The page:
It appears that the content offered differs from country to country as several titles that are available in the U.S. are not available in the U.K. and presumably vice versa.
An important thing to note about the included FreeTime Unlimited is that you can only use this for books on the Kindle Kids Edition, but if you have a Fire tablet, another Amazon device, or you download the Android or iOS app, it extends the offering to age appropriate movies, TV shows, apps, and games for your kids.
If you plan to take full advantage, the year of FreeTime Unlimited alone is worth the extra $20 that you’ll pay for the Kindle Kids Edition over the Amazon Kindle.
It’s the perfect device to kindle your child’s love of reading.
The user interface on the Kindle Kids Edition is a little easier to get to grips with than the original Kindle; images are larger and there are various kid-friendly illustrations that act as lock screen wallpapers. Amazon has included “fuzzy search” which is supposed to be good at finding books, even if the child can’t get the exact spelling. I tried a couple of searches with deliberate spelling mistakes and the fuzzy search was able to decipher ands find the book I was looking for.
Amazon has also put an Awards link in the main menu which takes you to a list of achievements that kids can work towards to earn badges. They’re given for things like meeting or exceeding daily reading goals, reading a certain number of pages, and finishing books. This kind of gamification appeals to my son and it can encourage kids to read more, but it won’t suit every child.
There are also features to help them learn; kids can tap on a word to define it via the built-in dictionary. Then there’s Word Wise, which gives definitions for words it deems difficult, and Vocabulary Builder, which automatically adds words they look up in the dictionary to flash cards they can review later. Most of these features are also available for the regular Kindle.
One of the reasons the Amazon Fire Kids Edition is my top tablet recommendation for young kids is because of the parental controls. You can easily set up profiles for your kids, schedule downtime, set screen time limits, educational goals, and there’s more granular controls to specify what’s allowed and what isn’t. Sadly, the Kindle Kids Edition’s parental controls feel half-baked by comparison.
All you can do here is add books you’ve purchased on Amazon, set daily reading goals, and review your child’s progress and achievements. While any parent can get behind encouraging reading, most don’t want their kids on devices past bedtime. I’m surprised to find there’s no option to schedule downtime on the Kindle Kids Edition and I hope this is something Amazon will add.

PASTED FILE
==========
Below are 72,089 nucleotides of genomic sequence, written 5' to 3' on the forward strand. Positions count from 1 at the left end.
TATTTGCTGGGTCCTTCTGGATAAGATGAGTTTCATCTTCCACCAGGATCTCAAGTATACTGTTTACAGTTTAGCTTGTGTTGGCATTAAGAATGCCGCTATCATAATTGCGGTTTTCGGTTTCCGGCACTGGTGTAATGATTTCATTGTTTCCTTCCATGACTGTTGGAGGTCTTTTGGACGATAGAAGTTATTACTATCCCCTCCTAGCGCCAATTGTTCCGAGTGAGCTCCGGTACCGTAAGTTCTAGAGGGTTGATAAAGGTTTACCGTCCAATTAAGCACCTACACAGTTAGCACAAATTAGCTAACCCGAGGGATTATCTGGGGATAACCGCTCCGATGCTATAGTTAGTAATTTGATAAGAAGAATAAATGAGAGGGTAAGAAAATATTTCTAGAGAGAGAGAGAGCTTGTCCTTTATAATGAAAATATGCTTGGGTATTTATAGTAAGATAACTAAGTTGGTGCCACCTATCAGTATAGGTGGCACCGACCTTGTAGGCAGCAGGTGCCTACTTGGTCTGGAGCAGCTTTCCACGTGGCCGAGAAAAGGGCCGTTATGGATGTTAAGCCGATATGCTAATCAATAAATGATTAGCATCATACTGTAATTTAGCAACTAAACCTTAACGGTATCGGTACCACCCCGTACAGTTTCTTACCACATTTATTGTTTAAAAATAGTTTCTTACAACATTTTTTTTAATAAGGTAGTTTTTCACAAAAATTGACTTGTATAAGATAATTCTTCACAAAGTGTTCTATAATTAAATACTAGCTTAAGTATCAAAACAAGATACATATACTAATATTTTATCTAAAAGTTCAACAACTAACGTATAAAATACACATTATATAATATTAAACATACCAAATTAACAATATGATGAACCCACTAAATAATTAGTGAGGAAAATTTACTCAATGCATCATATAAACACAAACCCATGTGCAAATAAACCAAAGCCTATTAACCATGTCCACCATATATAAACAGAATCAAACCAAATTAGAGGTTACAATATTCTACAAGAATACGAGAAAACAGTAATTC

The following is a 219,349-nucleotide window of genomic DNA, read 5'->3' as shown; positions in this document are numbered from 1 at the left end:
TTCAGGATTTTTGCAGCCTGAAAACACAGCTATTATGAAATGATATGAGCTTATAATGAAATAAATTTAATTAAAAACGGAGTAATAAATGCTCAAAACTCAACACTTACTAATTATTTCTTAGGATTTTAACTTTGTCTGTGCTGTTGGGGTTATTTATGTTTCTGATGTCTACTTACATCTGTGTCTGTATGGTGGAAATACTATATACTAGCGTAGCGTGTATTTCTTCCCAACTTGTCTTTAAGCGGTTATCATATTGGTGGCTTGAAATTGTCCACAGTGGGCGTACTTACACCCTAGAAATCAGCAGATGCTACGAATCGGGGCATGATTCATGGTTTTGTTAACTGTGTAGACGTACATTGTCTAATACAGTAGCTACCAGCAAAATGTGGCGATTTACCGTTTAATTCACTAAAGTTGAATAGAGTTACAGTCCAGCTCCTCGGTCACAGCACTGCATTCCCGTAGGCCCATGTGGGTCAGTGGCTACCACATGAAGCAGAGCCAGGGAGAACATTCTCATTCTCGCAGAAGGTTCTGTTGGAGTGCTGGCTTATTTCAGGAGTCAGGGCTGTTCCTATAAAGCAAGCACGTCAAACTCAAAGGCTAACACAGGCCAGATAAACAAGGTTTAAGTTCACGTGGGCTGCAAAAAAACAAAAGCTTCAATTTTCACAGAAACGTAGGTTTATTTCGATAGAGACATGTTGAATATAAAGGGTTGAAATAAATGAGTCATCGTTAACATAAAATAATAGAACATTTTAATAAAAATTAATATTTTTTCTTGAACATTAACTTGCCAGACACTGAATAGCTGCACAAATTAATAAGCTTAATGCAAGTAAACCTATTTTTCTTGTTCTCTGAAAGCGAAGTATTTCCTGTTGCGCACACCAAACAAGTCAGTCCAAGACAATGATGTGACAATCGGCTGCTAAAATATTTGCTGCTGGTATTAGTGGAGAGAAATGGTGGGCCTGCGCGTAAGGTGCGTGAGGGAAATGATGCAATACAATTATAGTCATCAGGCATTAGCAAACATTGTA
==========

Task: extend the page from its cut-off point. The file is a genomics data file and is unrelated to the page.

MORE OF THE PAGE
If you’re not too fussy about what your child reads, then the curated content Amazon serves up is probably going to be fine. But if you want to steer them towards quality, or away from specific topics or brands, the Kindle Kids Edition presents a problem. While they might be excited to read a Barbie book or a Spongebob story, it’s debatable how beneficial that will be to their development and education. There’s plenty of good books out there that they could be reading, and I’d like to have a little more control over what Amazon suggests and serves up.
The controls that exist are accessed by entering your PIN where you can also add additional profiles and use the Kindle Kids Edition as a regular Kindle with your own library of books.
The battery life is nothing short of excellent. Amazon suggests you’ll get up to four weeks based on a half hour of reading per day and that looks about right. But it does take a long time to charge — you’re looking at a four-hour wait from zero to 100 percent — so it’s a good thing you won’t need to charge it often.
Is there a better alternative?
You could save $20 by buying the Amazon Kindle (2019), but it would have lock screen ads (which cost $20 to get rid of) and you’d lose a ton of features. Namely, one year of FreeTime Unlimited, the two-year accidental damage warranty (as opposed to the the one-year warranty covering manufacturing defects only), the cover, and a few other kid-friendly software features. In short, the
Apart from the basic Kindle, there aren’t many alternatives in this price range, but you might consider the Kobo Clara HD which is now being sold for $120. It’s a good alternative if you’re not keen on Amazon and it boasts a much sharper screen.
How long will it last?
It’s fairly well built, and it comes with a cover, though it doesn’t have any water resistance so it must be kept dry. The generous two-year, worry-free warranty means that you can return it if your child breaks it and Amazon will replace it for free. That ensures that you’ll get at least two years out of this device.
Should you buy it?
Yes. If you’re considering an e-book reader for a child between seven and 12 years old, it’s the perfect device to kindle your child’s love of reading.